sharing such data with the public sector, with communities, and with other stakeholders to yield novel and potentially useful insights. Other examples of domains of community-health measures and data sources include crime and safety (data could include injury surveys available from public health agencies and other data from law-enforcement agencies and private-sector neighborhood crime-tracking programs and could be used to assess the effect of state and local gun-control laws and community policing activities); healthy housing (a subdomain of the built environment, on which data could include results of lead screening by public health agencies and data from the Department of Housing and Urban Development and other agency housing surveys, information from developers and real-estate databases, and free online sources, all of which could be linked to census-tract pre-1970 housing and school test scores); and transportation (public health agency data on bicycle use, pedestrians, and injuries; data from the Department of Transportation; and private-sector data on commercial bus, rail, and other transit—all of which could be used to assess the effect of helmet-use laws).
The examples above show how data potentially available from the private sector could be used to augment information available from public agencies and, in some cases, be the exclusive basis of key information about factors that influence health in a community. Indeed, other sectors have often developed and validated useful indicators. For example, banking institutions and financial-service companies may use the local ratio of full-service banks to check-cashing facilities as a proxy measure of economic development or at least of financial access in neighborhoods (FDIC, 2009).13 Ease in accessing such data varies from case to case. Data from public agencies and some commercial sources are sometimes readily accessible in publications, public-domain websites, and interactive interfaces designed to help users to locate information. Other relevant public health data are more difficult, and sometimes impossible, for a public health official to retrieve. Some difficulties are bureaucratic, such as procedural barriers imposed by agencies or companies that require paperwork, data-use agreements, payment of fees, account enrollments, or other special provisions to permit access. Some difficulties are related to quality and privacy concerns, as when agencies censor data they consider invalid because of small samples, or to the potential to disclose confidential information or personal identities. Some companies consider the information proprietary and refuse to release it out of concern that it will disclose intellectual property or yield crucial data to competitors.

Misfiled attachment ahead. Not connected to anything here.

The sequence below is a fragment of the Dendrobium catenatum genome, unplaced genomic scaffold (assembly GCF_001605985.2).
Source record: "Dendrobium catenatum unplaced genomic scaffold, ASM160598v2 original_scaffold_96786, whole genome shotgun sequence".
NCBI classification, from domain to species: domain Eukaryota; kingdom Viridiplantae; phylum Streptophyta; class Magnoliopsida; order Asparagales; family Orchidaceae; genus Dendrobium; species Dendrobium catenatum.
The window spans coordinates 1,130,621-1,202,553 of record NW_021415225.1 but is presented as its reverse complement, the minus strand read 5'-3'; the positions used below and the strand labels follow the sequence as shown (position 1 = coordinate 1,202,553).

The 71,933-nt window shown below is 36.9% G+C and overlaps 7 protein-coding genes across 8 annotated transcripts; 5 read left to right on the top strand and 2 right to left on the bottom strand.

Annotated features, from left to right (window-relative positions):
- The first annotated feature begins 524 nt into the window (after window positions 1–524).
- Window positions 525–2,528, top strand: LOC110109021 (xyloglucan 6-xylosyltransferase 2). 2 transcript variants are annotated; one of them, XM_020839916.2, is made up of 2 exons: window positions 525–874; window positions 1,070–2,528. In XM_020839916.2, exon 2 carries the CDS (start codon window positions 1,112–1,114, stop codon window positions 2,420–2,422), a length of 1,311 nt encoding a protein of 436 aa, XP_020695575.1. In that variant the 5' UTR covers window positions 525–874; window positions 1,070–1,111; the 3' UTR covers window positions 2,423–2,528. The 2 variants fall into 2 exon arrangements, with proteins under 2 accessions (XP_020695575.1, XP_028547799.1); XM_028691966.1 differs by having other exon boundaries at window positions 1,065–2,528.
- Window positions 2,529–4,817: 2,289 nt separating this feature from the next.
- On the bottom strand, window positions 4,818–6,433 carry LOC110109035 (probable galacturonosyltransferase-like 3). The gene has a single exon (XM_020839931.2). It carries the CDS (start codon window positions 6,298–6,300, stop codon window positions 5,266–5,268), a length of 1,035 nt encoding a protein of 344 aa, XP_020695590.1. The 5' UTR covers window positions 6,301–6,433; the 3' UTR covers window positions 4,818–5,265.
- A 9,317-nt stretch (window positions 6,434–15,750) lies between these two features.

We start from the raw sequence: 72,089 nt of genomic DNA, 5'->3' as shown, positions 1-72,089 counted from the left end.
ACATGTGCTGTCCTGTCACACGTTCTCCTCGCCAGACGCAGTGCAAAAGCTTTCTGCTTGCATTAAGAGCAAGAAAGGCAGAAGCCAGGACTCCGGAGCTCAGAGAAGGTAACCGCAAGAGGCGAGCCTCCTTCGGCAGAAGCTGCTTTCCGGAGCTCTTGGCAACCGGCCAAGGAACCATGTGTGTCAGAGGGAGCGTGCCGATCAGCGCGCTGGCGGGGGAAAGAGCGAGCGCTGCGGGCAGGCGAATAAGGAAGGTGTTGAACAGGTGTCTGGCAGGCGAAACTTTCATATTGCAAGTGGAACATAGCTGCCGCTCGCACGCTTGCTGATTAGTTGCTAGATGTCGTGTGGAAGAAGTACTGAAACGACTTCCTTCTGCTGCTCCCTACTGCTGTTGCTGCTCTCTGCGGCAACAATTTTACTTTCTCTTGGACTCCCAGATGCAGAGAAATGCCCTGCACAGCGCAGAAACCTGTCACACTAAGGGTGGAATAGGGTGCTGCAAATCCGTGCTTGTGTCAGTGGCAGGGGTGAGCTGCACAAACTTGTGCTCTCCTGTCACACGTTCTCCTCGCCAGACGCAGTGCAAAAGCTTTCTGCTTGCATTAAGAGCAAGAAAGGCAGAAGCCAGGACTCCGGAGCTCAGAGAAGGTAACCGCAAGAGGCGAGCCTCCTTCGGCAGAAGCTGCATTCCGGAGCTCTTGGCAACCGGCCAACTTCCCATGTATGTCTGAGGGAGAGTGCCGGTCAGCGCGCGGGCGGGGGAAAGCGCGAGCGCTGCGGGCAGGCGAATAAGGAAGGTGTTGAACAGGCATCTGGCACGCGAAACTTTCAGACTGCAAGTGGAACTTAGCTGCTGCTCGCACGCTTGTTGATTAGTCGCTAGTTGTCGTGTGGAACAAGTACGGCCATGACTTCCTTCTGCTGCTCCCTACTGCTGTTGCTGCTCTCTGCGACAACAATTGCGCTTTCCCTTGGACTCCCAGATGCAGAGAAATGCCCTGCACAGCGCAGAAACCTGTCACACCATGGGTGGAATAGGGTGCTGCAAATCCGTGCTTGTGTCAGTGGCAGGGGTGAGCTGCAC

Although proprietary concerns are a potential challenge to the sharing of private-sector data, the public today can already access much of this information readily on smart telephones, GPS devices, and Web browsers.
Innovative Techniques and Queries for Intersectoral Data-Gathering
It is the government public health infrastructure that has not become “hard-wired” into the wide array of data repositories. The government public health infrastructure needs tools and resources to use this wide array of data repositories. Data that many marketing firms access and use could be used to improve health. Innovative data-gathering techniques (see Box 2-2) will include partnering with other sectors. Building connections between public health, private data sources, and modeling enterprises would allow an evidence base to be built that, over time, will inform and empower decision-makers in influencing local social and environmental factors that strongly affect the health of communities.
In many cases, data are unavailable because a source agency or business has never been asked, does not view the sharing of such data as its responsibility, and has not invested any effort in organizing the information in ways that make it easy for others, particularly local community leaders, to retrieve it. That circumstance offers a potential opportunity for public health agency or community-organization outreach and collaboration with business. Making available data that can be used to build the evidence base and supporting appropriate local action and policies can give rise to logistical, resource, and proprietary challenges. To ease burdens on a source agency or company, such as clinical care providers that already have exten-
sive administrative and reporting responsibilities, public health agencies and their partners must be thoughtful about the indicators requested. Requested data need to have a highly plausible relationship to health, and requests for more extensive or proprietary information should be avoided whenever possible. For example, local public health leaders may need to know only the number of fast-food restaurants in a community; industry sources may be glad to provide a regularly updated data set that includes the location of the restaurants but may oppose releasing data about ingredients and sales of individual products.